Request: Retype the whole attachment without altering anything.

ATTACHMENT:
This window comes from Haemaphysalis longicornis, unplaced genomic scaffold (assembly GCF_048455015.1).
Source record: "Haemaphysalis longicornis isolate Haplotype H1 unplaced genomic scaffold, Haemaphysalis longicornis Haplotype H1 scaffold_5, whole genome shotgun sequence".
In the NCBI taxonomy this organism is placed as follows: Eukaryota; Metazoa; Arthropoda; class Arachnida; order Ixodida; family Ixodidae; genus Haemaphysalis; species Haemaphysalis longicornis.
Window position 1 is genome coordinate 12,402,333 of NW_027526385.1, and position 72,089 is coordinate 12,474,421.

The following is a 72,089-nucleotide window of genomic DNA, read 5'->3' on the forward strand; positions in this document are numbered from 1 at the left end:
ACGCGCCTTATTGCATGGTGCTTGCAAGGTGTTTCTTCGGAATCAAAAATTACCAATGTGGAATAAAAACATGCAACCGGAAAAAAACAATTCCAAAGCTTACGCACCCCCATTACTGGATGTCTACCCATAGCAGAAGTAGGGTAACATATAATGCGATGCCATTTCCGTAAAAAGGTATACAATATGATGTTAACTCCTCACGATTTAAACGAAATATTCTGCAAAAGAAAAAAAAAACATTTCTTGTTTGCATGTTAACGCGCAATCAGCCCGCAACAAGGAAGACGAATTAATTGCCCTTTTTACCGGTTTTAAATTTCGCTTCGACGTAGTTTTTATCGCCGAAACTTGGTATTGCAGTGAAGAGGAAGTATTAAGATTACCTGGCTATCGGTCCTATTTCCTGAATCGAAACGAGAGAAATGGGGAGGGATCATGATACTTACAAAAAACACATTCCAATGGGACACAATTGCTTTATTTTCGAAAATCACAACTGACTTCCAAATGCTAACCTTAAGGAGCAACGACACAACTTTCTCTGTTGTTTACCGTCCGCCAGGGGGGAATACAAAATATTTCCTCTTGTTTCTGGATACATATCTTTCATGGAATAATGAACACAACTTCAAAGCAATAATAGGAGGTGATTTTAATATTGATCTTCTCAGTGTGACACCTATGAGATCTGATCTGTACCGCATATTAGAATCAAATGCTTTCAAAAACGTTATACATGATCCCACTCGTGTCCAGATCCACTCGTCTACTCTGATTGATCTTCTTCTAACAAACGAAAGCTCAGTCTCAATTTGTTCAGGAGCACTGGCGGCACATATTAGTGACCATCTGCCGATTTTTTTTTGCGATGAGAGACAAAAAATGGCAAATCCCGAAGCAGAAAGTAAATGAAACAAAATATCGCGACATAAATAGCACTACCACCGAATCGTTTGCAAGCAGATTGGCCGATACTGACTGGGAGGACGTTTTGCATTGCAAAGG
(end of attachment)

This window comes from Haemaphysalis longicornis, unplaced genomic scaffold (assembly GCF_048455015.1).
Source record: "Haemaphysalis longicornis isolate Haplotype H1 unplaced genomic scaffold, Haemaphysalis longicornis Haplotype H1 scaffold_5, whole genome shotgun sequence".
In the NCBI taxonomy this organism is placed as follows: Eukaryota; Metazoa; Arthropoda; class Arachnida; order Ixodida; family Ixodidae; genus Haemaphysalis; species Haemaphysalis longicornis.
Window position 1 is genome coordinate 12,402,333 of NW_027526385.1, and position 72,089 is coordinate 12,474,421.

The following is a 72,089-nucleotide window of genomic DNA, read 5'->3' on the forward strand; positions in this document are numbered from 1 at the left end:
ACGCGCCTTATTGCATGGTGCTTGCAAGGTGTTTCTTCGGAATCAAAAATTACCAATGTGGAATAAAAACATGCAACCGGAAAAAAACAATTCCAAAGCTTACGCACCCCCATTACTGGATGTCTACCCATAGCAGAAGTAGGGTAACATATAATGCGATGCCATTTCCGTAAAAAGGTATACAATATGATGTTAACTCCTCACGATTTAAACGAAATATTCTGCAAAAGAAAAAAAAAACATTTCTTGTTTGCATGTTAACGCGCAATCAGCCCGCAACAAGGAAGACGAATTAATTGCCCTTTTTACCGGTTTTAAATTTCGCTTCGACGTAGTTTTTATCGCCGAAACTTGGTATTGCAGTGAAGAGGAAGTATTAAGATTACCTGGCTATCGGTCCTATTTCCTGAATCGAAACGAGAGAAATGGGGAGGGATCATGATACTTACAAAAAACACATTCCAATGGGACACAATTGCTTTATTTTCGAAAATCACAACTGACTTCCAAATGCTAACCTTAAGGAGCAACGACACAACTTTCTCTGTTGTTTACCGTCCGCCAGGGGGGAATACAAAATATTTCCTCTTGTTTCTGGATACATATCTTTCATGGAATAATGAACACAACTTCAAAGCAATAATAGGAGGTGATTTTAATATTGATCTTCTCAGTGTGACACCTATGAGATCTGATCTGTACCGCATATTAGAATCAAATGCTTTCAAAAACGTTATACATGATCCCACTCGTGTCCAGATCCACTCGTCTACTCTGATTGATCTTCTTCTAACAAACGAAAGCTCAGTCTCAATTTGTTCAGGAGCACTGGCGGCACATATTAGTGACCATCTGCCGATTTTTTTTTGCGATGAGAGACAAAAAATGGCAAATCCCGAAGCAGAAAGTAAATGAAACAAAATATCGCGACATAAATAGCACTACCACCGAATCGTTTGCAAGCAGATTGGCCGATACTGACTGGGAGGACGTTTTGCATTGCAAAGG